by Jared Staheli
July 10th, 2015
All test codes should be processed and stored in history as they are submitted. That is, if tests are submitted as individual CPT codes together and paid as a panel (see §90), the claim history data will reflect the individual codes and the panel used in pricing. All tests must maintain their identity as billed.
Prior to January 1, 1998, automated panel codes were adjudicated only on a line-by-line basis with application of the correct coding initiative (CCI) edits for duplicate detection.
Beginning with processing date January 1, 1998, when individual automated test codes are received, carriers and FIs do not combine them into panels for processing. The only instance in which they should be panel codes is when they are coded as such on the claim.
Panels must be processed line by line, and must be compared to other claims with automated test panels and/or single laboratory HCPCS codes in the current processing cycle, plus previous paid/processed claims. Therefore, any and all automated tests must be paid as a panel, but still retain their individual identity for duplicate detection and medical necessity review.
Carriers and FIs
1. Deny Duplicates. Deny duplicate services detected within the same processing cycle or stored in an automated history file. Consider claims that match on the following items as duplicates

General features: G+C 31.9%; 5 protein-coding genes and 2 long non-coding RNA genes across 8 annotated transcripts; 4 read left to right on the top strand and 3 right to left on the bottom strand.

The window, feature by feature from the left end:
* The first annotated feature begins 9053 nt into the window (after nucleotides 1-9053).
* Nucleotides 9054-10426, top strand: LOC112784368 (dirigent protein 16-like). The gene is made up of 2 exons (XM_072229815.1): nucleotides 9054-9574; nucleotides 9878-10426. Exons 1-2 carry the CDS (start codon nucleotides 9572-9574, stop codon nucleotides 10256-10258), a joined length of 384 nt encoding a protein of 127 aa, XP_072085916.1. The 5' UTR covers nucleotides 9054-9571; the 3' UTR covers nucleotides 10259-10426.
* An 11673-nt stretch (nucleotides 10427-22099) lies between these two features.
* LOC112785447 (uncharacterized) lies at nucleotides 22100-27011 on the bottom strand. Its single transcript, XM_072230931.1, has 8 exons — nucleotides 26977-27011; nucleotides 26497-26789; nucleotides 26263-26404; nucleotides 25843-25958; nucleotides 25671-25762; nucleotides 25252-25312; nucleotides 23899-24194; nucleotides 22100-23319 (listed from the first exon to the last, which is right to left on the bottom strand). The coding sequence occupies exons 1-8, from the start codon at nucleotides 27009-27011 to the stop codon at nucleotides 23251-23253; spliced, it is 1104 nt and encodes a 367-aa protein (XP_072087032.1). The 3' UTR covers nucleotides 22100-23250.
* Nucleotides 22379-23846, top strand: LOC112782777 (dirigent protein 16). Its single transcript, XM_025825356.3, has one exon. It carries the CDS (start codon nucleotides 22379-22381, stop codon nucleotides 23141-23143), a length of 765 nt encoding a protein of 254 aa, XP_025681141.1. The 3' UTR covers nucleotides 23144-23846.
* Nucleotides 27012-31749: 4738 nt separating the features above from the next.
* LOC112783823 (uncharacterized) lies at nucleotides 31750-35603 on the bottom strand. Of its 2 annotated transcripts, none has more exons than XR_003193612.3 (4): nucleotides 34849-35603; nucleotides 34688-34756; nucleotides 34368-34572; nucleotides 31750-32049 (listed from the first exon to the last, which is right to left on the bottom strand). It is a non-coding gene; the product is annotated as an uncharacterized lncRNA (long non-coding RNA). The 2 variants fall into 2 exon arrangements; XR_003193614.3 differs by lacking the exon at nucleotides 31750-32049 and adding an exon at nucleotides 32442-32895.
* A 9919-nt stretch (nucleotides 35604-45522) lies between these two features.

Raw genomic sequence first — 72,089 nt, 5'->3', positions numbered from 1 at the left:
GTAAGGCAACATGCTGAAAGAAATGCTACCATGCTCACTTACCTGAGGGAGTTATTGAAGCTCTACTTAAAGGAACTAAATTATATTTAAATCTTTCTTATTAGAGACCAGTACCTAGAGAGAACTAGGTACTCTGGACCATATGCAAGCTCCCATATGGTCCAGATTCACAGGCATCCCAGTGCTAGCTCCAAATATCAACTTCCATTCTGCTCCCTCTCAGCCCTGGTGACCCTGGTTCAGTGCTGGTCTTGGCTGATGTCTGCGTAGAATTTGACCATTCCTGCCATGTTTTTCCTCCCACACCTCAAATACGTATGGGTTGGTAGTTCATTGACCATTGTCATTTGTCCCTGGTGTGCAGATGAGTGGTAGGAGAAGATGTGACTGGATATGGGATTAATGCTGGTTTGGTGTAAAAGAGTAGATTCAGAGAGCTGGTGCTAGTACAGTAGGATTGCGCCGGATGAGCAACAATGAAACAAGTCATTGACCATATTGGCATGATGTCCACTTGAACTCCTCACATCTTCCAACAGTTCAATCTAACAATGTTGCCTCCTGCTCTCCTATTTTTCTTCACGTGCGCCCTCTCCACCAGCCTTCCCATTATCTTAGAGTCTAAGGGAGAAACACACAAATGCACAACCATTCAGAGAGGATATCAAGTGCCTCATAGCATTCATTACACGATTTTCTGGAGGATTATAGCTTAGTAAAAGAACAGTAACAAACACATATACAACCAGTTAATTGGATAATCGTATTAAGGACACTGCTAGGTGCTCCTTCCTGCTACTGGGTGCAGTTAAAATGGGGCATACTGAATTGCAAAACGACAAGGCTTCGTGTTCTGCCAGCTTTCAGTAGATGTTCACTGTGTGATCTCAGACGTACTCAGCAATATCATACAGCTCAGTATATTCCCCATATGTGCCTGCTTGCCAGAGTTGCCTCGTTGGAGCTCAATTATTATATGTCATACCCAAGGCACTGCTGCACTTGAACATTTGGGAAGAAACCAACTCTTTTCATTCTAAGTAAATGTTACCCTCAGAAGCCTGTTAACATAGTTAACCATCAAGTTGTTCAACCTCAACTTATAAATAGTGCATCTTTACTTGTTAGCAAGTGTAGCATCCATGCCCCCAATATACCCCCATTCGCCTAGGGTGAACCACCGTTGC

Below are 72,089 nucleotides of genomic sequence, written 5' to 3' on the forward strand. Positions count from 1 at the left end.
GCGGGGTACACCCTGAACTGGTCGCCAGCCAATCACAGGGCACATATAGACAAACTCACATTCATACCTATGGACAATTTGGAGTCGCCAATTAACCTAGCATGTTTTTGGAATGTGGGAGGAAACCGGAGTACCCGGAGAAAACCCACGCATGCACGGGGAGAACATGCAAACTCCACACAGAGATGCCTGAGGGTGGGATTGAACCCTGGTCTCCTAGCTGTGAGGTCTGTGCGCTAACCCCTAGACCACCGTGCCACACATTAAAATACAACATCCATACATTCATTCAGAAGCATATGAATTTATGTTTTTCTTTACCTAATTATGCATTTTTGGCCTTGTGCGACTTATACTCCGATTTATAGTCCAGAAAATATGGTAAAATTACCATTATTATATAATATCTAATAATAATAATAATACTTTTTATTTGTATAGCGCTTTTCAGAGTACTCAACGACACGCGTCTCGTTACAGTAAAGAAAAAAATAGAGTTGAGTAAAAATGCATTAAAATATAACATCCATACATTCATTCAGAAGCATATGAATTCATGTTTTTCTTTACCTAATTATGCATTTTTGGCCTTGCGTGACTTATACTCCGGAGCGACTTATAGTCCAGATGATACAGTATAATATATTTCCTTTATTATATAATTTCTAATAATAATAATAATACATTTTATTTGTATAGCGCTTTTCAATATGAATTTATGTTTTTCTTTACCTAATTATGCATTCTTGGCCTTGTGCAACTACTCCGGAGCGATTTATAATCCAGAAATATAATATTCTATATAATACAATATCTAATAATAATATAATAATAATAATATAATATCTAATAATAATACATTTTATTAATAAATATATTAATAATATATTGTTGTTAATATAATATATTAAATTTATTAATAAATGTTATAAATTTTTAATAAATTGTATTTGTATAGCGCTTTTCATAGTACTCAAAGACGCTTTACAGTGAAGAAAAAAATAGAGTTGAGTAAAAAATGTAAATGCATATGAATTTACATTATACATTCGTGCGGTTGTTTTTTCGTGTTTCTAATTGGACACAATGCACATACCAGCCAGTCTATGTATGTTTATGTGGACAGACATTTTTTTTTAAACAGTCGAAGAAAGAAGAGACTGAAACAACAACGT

a. The service was performed by the same provider,
b. For the same beneficiary, and
c. For the same date of service.
2. Medical Necessity. Determine medical necessity. This process permits the identification of CPT codes subject to local medical review policies.
3. Process Claims. The processes shown below (A-K) should be followed to price and pay claims for automated panels (as defined in HCPCS) and individual tests. This does not replace or abridge any current procedures in place concerning the adjudication of claim. This is a general procedure for combining these services to attain the lowest pricing outcome. This display is an example only. System maintainers have the flexibility to vary these procedures as long as they attain the same result.
A. Unbundle all panels to single lines representing individual automated multi-channel chemistry (AMCC) tests, and identify duplicate tests within the claim. On concurrently processed claims, determine the total amount payable based on the combination of all AMCC tests billed by the same laboratory, for the same beneficiary, and for the same date of service.
B. Check history for laboratory AMCC services provided by the same provider, to the same beneficiary, on the same day. Unbundle any panels. Identify duplicate services. Aggregate all nonduplicate services for pricing (include the submitted charge and paid amounts for both individually or paneled billed claims). If a single organ disease panel or a single chemistry panel contains the only AMCC test claims for that date of service, adjudicate as billed.